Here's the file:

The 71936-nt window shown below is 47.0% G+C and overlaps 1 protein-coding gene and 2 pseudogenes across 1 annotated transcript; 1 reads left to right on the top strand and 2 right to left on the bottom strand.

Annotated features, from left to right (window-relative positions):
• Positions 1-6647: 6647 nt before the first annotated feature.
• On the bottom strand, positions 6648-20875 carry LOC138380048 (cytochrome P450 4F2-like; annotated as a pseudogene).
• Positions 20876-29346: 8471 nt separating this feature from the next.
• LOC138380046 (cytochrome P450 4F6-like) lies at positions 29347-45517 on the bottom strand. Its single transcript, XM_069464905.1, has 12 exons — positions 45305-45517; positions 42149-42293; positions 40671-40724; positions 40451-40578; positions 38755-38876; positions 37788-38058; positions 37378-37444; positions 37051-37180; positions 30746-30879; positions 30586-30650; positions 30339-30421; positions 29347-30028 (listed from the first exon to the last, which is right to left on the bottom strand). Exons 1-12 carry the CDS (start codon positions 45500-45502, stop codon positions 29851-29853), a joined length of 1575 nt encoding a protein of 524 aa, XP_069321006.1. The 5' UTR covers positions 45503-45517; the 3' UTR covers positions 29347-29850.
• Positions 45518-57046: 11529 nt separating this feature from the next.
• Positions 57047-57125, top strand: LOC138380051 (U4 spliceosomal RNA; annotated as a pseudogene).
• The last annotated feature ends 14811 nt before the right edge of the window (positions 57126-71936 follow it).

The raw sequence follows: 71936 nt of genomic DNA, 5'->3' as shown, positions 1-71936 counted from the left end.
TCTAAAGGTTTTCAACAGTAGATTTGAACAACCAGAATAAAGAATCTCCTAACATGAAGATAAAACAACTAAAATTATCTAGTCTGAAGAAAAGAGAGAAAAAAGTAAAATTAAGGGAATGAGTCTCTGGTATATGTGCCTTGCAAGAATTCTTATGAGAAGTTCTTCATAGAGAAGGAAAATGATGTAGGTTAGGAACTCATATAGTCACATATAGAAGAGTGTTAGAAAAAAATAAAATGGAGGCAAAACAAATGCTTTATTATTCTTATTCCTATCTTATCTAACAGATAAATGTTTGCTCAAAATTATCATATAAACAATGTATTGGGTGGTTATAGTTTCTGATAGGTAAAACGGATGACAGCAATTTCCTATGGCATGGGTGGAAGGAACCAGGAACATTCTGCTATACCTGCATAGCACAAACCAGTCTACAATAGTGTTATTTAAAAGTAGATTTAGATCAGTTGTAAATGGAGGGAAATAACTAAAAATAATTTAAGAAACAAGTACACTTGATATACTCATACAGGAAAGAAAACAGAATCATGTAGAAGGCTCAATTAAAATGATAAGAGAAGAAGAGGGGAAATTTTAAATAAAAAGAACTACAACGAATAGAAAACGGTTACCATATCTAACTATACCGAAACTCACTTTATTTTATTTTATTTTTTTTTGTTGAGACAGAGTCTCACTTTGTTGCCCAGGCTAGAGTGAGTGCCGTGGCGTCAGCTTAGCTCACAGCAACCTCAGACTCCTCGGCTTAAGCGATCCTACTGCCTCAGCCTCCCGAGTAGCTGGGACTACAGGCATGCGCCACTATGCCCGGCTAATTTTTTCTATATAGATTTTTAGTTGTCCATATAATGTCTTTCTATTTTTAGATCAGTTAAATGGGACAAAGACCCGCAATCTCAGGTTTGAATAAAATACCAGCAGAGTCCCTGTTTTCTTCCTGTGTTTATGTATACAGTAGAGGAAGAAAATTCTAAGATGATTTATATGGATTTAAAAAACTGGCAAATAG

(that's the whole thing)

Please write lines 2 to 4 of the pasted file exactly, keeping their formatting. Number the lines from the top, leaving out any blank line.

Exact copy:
Annotated features, from left to right (window-relative positions):
• Positions 1-6647: 6647 nt before the first annotated feature.
• On the bottom strand, positions 6648-20875 carry LOC138380048 (cytochrome P450 4F2-like; annotated as a pseudogene).